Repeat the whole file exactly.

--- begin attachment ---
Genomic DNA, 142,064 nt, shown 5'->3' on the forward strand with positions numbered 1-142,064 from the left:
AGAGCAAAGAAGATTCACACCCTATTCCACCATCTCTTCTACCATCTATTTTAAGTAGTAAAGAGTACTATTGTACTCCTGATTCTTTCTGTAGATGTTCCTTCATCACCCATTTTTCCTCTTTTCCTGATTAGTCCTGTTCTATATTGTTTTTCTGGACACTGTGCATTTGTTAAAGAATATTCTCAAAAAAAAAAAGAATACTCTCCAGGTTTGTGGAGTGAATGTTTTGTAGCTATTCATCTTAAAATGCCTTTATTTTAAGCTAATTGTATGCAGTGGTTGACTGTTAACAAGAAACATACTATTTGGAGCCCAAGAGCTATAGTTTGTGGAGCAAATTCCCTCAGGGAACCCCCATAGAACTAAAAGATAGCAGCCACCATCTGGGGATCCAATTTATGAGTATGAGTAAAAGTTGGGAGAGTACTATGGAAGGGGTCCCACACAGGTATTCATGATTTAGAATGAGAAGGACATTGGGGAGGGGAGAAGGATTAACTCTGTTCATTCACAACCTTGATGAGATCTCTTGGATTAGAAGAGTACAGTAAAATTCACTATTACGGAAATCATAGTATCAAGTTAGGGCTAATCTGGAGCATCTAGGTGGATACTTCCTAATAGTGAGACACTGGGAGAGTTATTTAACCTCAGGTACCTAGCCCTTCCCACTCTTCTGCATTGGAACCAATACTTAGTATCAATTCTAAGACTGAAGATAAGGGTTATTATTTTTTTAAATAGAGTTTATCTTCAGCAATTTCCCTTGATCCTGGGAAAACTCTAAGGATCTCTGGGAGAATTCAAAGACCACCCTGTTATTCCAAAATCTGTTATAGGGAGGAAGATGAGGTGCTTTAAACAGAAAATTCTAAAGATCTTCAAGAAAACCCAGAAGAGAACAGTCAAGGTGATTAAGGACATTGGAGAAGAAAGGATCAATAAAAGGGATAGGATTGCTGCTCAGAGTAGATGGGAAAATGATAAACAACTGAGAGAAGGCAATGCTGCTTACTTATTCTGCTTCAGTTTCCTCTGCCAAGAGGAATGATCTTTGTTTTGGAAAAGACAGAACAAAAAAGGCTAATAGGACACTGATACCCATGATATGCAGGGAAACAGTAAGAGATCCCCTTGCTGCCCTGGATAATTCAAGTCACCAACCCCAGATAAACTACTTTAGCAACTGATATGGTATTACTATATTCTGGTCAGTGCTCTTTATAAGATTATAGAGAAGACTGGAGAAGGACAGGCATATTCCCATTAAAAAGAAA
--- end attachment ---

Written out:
Genomic DNA, 142,064 nt, shown 5'->3' on the forward strand with positions numbered 1-142,064 from the left:
AGAGCAAAGAAGATTCACACCCTATTCCACCATCTCTTCTACCATCTATTTTAAGTAGTAAAGAGTACTATTGTACTCCTGATTCTTTCTGTAGATGTTCCTTCATCACCCATTTTTCCTCTTTTCCTGATTAGTCCTGTTCTATATTGTTTTTCTGGACACTGTGCATTTGTTAAAGAATATTCTCAAAAAAAAAAAGAATACTCTCCAGGTTTGTGGAGTGAATGTTTTGTAGCTATTCATCTTAAAATGCCTTTATTTTAAGCTAATTGTATGCAGTGGTTGACTGTTAACAAGAAACATACTATTTGGAGCCCAAGAGCTATAGTTTGTGGAGCAAATTCCCTCAGGGAACCCCCATAGAACTAAAAGATAGCAGCCACCATCTGGGGATCCAATTTATGAGTATGAGTAAAAGTTGGGAGAGTACTATGGAAGGGGTCCCACACAGGTATTCATGATTTAGAATGAGAAGGACATTGGGGAGGGGAGAAGGATTAACTCTGTTCATTCACAACCTTGATGAGATCTCTTGGATTAGAAGAGTACAGTAAAATTCACTATTACGGAAATCATAGTATCAAGTTAGGGCTAATCTGGAGCATCTAGGTGGATACTTCCTAATAGTGAGACACTGGGAGAGTTATTTAACCTCAGGTACCTAGCCCTTCCCACTCTTCTGCATTGGAACCAATACTTAGTATCAATTCTAAGACTGAAGATAAGGGTTATTATTTTTTTAAATAGAGTTTATCTTCAGCAATTTCCCTTGATCCTGGGAAAACTCTAAGGATCTCTGGGAGAATTCAAAGACCACCCTGTTATTCCAAAATCTGTTATAGGGAGGAAGATGAGGTGCTTTAAACAGAAAATTCTAAAGATCTTCAAGAAAACCCAGAAGAGAACAGTCAAGGTGATTAAGGACATTGGAGAAGAAAGGATCAATAAAAGGGATAGGATTGCTGCTCAGAGTAGATGGGAAAATGATAAACAACTGAGAGAAGGCAATGCTGCTTACTTATTCTGCTTCAGTTTCCTCTGCCAAGAGGAATGATCTTTGTTTTGGAAAAGACAGAACAAAAAAGGCTAATAGGACACTGATACCCATGATATGCAGGGAAACAGTAAGAGATCCCCTTGCTGCCCTGGATAATTCAAGTCACCAACCCCAGATAAACTACTTTAGCAACTGATATGGTATTACTATATTCTGGTCAGTGCTCTTTATAAGATTATAGAGAAGACTGGAGAAGGACAGGCATATTCCCATTAAAAAGAAA